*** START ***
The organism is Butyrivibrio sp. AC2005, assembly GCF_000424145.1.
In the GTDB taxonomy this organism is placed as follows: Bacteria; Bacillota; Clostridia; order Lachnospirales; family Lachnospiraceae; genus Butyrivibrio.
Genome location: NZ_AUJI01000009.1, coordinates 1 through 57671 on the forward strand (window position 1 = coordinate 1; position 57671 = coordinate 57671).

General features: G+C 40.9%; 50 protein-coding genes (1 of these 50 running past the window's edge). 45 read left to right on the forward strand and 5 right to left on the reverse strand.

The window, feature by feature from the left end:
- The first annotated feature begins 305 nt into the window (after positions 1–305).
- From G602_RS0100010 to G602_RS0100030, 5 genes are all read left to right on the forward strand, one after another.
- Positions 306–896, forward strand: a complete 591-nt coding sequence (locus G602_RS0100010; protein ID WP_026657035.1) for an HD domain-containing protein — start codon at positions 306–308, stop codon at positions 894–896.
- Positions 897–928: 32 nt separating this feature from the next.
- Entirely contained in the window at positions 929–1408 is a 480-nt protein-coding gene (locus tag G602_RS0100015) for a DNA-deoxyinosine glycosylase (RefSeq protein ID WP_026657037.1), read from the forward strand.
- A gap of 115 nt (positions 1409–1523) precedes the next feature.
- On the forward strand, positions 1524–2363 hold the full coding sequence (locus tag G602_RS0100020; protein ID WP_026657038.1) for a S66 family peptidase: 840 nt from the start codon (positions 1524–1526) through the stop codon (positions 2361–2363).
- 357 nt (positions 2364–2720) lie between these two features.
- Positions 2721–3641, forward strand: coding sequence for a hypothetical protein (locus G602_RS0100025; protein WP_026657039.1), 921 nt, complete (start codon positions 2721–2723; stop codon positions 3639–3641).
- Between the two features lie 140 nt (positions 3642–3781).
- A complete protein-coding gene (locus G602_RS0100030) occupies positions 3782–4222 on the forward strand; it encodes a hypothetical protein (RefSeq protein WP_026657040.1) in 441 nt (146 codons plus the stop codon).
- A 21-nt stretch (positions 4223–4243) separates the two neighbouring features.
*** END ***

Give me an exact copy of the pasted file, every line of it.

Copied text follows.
The organism is Butyrivibrio sp. AC2005, assembly GCF_000424145.1.
In the GTDB taxonomy this organism is placed as follows: Bacteria; Bacillota; Clostridia; order Lachnospirales; family Lachnospiraceae; genus Butyrivibrio.
Genome location: NZ_AUJI01000009.1, coordinates 1 through 57671 on the forward strand (window position 1 = coordinate 1; position 57671 = coordinate 57671).

General features: G+C 40.9%; 50 protein-coding genes (1 of these 50 running past the window's edge). 45 read left to right on the forward strand and 5 right to left on the reverse strand.

The window, feature by feature from the left end:
- The first annotated feature begins 305 nt into the window (after positions 1–305).
- From G602_RS0100010 to G602_RS0100030, 5 genes are all read left to right on the forward strand, one after another.
- Positions 306–896, forward strand: a complete 591-nt coding sequence (locus G602_RS0100010; protein ID WP_026657035.1) for an HD domain-containing protein — start codon at positions 306–308, stop codon at positions 894–896.
- Positions 897–928: 32 nt separating this feature from the next.
- Entirely contained in the window at positions 929–1408 is a 480-nt protein-coding gene (locus tag G602_RS0100015) for a DNA-deoxyinosine glycosylase (RefSeq protein ID WP_026657037.1), read from the forward strand.
- A gap of 115 nt (positions 1409–1523) precedes the next feature.
- On the forward strand, positions 1524–2363 hold the full coding sequence (locus tag G602_RS0100020; protein ID WP_026657038.1) for a S66 family peptidase: 840 nt from the start codon (positions 1524–1526) through the stop codon (positions 2361–2363).
- 357 nt (positions 2364–2720) lie between these two features.
- Positions 2721–3641, forward strand: coding sequence for a hypothetical protein (locus G602_RS0100025; protein WP_026657039.1), 921 nt, complete (start codon positions 2721–2723; stop codon positions 3639–3641).
- Between the two features lie 140 nt (positions 3642–3781).
- A complete protein-coding gene (locus G602_RS0100030) occupies positions 3782–4222 on the forward strand; it encodes a hypothetical protein (RefSeq protein WP_026657040.1) in 441 nt (146 codons plus the stop codon).
- A 21-nt stretch (positions 4223–4243) separates the two neighbouring features.